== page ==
52 books in 52 weeks: Writing Fight Scenes – Professional Techniques for Fiction Authors

I set myself the goal of reading and reviewing 52 writing guides over the year. Here is book 9.

Writing Fight Scenes: Professional Techniques for Fiction Authors by Rayne Hall is the first in a series on writers’ craft* from the same author. It can also be found in the book bundle power pack 1.

First, one of my pet niggles: writers’ guides that claim to be on the craft of writing, yet are riddled with basic typos and editing mistakes. This is one of those – and the words “writer’s [sic] craft” are even part of the series title!

(*** personal opinion alert ***) I don’t know if the authors who continue to produce sloppy material are arrogant, ignorant or just plain lazy, or if perhaps I was just taught to have higher standards and basic pride in my own work. But it really, really narks me that if they can’t or won’t do it themselves, these people could at least be bothered to have someone else check over their work, preferably someone competent in basic English grammar.

Pet niggle over, this is actually quite a useful little book for anyone wanting to write fight scenes. It covers the basics in overview, and those who want to can go on to research their own chosen fight method in further detail elsewhere. The book is a good starting point.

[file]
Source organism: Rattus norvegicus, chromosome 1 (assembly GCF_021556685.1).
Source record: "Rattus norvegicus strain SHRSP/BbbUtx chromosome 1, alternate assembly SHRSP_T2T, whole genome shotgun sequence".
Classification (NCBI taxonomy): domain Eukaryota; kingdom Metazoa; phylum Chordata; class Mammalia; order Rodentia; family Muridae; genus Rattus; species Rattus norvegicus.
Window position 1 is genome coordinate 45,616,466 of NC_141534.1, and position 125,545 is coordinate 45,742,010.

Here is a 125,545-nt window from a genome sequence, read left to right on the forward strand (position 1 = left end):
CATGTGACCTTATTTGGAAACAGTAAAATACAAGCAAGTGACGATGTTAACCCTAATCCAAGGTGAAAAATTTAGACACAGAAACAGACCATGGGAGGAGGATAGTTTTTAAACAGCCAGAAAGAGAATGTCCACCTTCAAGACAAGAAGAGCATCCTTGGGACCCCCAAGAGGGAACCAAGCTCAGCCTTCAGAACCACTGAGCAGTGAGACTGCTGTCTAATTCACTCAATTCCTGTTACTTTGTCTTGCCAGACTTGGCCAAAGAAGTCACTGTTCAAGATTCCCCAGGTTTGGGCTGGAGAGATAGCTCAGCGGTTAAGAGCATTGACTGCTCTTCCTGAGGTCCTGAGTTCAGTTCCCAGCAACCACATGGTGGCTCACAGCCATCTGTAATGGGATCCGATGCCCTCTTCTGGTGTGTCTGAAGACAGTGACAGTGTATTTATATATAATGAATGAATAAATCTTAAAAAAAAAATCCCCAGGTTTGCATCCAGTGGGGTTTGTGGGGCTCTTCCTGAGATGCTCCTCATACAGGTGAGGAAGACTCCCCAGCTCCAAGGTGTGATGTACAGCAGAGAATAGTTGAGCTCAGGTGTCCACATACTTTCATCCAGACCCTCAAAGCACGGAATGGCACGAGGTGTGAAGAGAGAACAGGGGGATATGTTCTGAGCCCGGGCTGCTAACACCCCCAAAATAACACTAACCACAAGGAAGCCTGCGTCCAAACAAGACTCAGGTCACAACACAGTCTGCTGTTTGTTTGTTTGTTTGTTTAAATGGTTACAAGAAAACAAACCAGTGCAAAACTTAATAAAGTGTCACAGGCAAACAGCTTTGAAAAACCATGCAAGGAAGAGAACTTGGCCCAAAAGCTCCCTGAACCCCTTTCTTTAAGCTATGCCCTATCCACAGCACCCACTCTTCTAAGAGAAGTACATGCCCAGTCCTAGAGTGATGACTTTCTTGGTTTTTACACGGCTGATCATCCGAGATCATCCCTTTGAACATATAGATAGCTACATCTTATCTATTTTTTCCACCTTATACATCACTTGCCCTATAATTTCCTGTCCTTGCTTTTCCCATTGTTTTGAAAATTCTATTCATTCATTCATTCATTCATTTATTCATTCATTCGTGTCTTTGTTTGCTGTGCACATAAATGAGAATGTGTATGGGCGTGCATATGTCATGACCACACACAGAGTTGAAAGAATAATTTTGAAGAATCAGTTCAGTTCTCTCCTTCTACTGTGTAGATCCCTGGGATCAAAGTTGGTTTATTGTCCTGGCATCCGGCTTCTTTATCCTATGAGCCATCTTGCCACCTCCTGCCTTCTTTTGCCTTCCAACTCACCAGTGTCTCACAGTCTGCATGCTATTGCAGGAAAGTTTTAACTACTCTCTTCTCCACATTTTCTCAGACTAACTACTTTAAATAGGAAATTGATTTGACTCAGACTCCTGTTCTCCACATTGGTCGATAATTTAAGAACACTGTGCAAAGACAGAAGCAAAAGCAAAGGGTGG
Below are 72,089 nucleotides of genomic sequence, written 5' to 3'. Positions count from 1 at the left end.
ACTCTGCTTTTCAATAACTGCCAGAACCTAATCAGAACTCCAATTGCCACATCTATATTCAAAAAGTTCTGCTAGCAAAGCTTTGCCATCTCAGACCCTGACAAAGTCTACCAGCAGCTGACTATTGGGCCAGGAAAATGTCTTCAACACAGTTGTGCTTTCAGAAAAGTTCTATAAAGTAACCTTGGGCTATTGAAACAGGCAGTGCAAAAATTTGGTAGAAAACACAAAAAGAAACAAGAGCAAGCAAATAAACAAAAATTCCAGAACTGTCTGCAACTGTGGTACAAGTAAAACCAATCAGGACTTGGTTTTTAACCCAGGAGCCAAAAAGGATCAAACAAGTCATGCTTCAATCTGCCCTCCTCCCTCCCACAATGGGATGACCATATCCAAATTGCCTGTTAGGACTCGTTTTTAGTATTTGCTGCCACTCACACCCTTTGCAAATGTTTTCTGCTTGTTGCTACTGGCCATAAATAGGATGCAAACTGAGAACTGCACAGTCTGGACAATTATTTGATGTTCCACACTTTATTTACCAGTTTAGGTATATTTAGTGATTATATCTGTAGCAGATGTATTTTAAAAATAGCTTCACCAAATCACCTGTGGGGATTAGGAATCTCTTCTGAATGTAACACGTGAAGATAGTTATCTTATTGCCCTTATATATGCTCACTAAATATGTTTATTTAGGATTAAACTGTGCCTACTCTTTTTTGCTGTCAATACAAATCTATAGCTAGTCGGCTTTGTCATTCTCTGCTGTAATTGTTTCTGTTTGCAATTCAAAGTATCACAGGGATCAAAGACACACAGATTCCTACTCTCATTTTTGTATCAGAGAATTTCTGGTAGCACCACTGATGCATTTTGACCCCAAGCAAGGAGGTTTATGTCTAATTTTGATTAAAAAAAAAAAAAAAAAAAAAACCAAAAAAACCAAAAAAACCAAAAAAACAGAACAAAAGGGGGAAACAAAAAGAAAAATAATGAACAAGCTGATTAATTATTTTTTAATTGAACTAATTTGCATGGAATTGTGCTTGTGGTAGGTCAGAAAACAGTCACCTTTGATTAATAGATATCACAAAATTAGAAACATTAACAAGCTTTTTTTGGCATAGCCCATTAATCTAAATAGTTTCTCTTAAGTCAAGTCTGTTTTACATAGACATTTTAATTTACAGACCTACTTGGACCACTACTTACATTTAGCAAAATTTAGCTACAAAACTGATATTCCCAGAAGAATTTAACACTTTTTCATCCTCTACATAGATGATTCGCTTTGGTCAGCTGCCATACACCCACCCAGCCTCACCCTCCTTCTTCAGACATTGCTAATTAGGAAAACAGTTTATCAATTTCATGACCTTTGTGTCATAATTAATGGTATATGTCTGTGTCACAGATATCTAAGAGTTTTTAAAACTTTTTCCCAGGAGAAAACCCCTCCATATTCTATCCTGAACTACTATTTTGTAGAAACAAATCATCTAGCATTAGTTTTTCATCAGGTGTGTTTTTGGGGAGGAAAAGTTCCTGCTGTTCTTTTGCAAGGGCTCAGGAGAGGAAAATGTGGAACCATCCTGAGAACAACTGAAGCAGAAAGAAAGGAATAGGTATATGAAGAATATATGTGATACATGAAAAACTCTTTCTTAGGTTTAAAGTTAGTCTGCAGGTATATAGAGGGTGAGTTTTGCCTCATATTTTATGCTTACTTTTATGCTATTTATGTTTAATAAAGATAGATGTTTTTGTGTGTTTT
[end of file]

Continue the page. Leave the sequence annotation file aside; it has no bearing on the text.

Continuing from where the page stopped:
There are no exercises, just easy to read, easy to digest snippets on weapons, words to use, blunders to avoid and historical information.

Throughout the book there are links to videos and pictures further illustrating the points made in the relevant chapters. I didn’t follow all of the links as many were no longer live, and as far as I can see from other reviews, this is largely the case (and the author does warn against this in the intro).

However, I found the words and advice were useful without the added support of the  videos.

Writing Fight Scenes: Professional Techniques for Fiction Authors by Rayne Hall is available on Kindle for £3.15 (or $3.90) and in paperback for £7.22 (or $8.99).

*I’m using the term “writers” as plural, i.e. craft for writers, guides for writers. Therefore, the possessive apostrophe is also plural.

2 Responses

  1. I fine it remarkable that you find time to read so many books, write so many blogs, and still write for a living! 😀 interesting review. I’d wondered about this author who is a twitter self-promoter big time and can be quite annoying!